Home » “Probable” Alzheimer’s Disorder: 19-Year-Old Boy Diagnosed With Older People’s Disease

“Probable” Alzheimer’s Disorder: 19-Year-Old Boy Diagnosed With Older People’s Disease

by Coffee Table Science

Alzheimer’s disease could no longer be considered an illness that just affects the elderly. A peculiar case of “probable” Alzheimer’s disease has surfaced in China where a 19-year-old teenager showed signs of this disorder. In case the diagnosis gets confirmed, the teenager would become the youngest individual on record suffering from this illness

At the age of 17, the boy began to frequently forget about eating and started having difficulty keeping track of his belongings. The teen’s condition came to light when he began struggling with his studies due to memory issues and eventually had to drop out of school. 

What causes Alzheimer’s disease in young people?

Alzheimer’s disease is a neurological disorder that majorly affects people that are 65 and older in age. Scientists have linked the disease to the accumulation of beta-amyloid and tau proteins in the brains. Early-onset Alzheimer’s disease, which accounts for up to ten percent of all occurrences of neurological disorders is a rare form of dementia which strikes people under the age of 65.

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So far, scientists have identified three genes associated with the emergence of Alzheimer’s disease in young people: amyloid precursor protein (APP), presenilin 1 (PSEN1) and presenilin 2 (PSEN2).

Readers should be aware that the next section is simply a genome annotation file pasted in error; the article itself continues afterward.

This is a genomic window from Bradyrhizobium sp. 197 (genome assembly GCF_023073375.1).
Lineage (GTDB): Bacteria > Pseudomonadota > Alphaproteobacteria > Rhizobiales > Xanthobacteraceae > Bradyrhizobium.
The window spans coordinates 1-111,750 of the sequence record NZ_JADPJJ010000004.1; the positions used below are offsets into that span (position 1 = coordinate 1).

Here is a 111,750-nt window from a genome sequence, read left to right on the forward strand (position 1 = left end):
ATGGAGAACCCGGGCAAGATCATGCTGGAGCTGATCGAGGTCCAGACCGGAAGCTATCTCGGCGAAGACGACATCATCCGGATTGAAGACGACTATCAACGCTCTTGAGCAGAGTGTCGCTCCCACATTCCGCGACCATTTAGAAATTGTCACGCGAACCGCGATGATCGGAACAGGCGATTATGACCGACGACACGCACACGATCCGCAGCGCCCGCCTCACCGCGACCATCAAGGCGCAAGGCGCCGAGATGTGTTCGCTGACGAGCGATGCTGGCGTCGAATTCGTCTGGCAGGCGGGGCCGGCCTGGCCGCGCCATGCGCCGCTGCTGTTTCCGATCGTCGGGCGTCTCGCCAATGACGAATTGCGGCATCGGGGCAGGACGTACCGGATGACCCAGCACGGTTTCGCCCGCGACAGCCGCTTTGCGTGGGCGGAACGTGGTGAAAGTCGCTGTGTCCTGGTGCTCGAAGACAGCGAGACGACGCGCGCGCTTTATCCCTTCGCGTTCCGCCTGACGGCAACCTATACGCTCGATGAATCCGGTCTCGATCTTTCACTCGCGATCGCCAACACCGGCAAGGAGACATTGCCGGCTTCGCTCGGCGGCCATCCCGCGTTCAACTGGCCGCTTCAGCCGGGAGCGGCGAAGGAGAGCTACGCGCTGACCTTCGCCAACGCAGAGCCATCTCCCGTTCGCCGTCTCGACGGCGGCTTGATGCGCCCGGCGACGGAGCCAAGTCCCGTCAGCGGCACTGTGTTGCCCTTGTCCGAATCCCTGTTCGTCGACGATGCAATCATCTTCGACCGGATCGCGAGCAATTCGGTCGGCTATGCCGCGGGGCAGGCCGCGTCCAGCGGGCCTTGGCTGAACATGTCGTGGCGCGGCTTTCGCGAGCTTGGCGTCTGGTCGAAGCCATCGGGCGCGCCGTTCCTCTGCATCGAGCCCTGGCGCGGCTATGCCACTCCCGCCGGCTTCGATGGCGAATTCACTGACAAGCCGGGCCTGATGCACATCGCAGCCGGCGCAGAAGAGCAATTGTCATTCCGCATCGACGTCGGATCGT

A flaw in these genes has been related to an unnatural buildup of beta-amyloid plaques in the brain – a key symptom in Alzheimer’s patients. What triggers these genes to cause this condition is still unknown to us. 

Case study of the Teenager Alzheimer’s patient

The study reported continuous memory decline for 2 years in the patient and the results of the World Health Organisation-University of California Los Angeles Auditory Verbal Learning Test (WHO-UCLA AVLT) showed memory impairment.

With no known family history of memory-related disorders or any prior head trauma, infection or disease that could have led to memory loss in the teen – this case has baffled the scientists.

Although the researchers of Capital Medical University in Beijing could not find any build-up of beta-amyloid or tau proteins in the patient’s brain, they did find abnormally high levels of “p-tau181” protein in his cerebrospinal fluid. This protein is usually found before the tau proteins form in the brain.

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Prior to this, the youngest Alzheimer’s disease patient was aged 21 years and scientists had discovered a mutation in the PSEN1 gene. However,  in the case of the 19-year-old boy, even after sequencing the entire genome, scientists discovered no gene mutations that could be linked to the condition. 

Surprisingly, they did observe signs of deterioration in the hippocampus, a region in the brain responsible for converting short-term memories into long-term ones.  They also discovered symptoms of low metabolism in the bilateral temporal lobe brain area, which is associated with memory encoding.

According to scientists, this is the first-ever case of early-onset Alzheimer’s disease without a known genetic mutation. For now, the researchers have termed this as a “probable” diagnosis of Alzheimer’s disease. Investigating the mysteries of Alzheimer’s disease in young people might pose as one of the most complex scientific challenges of the future.

This research was published recently in the Journal of Alzheimer’s Disease.

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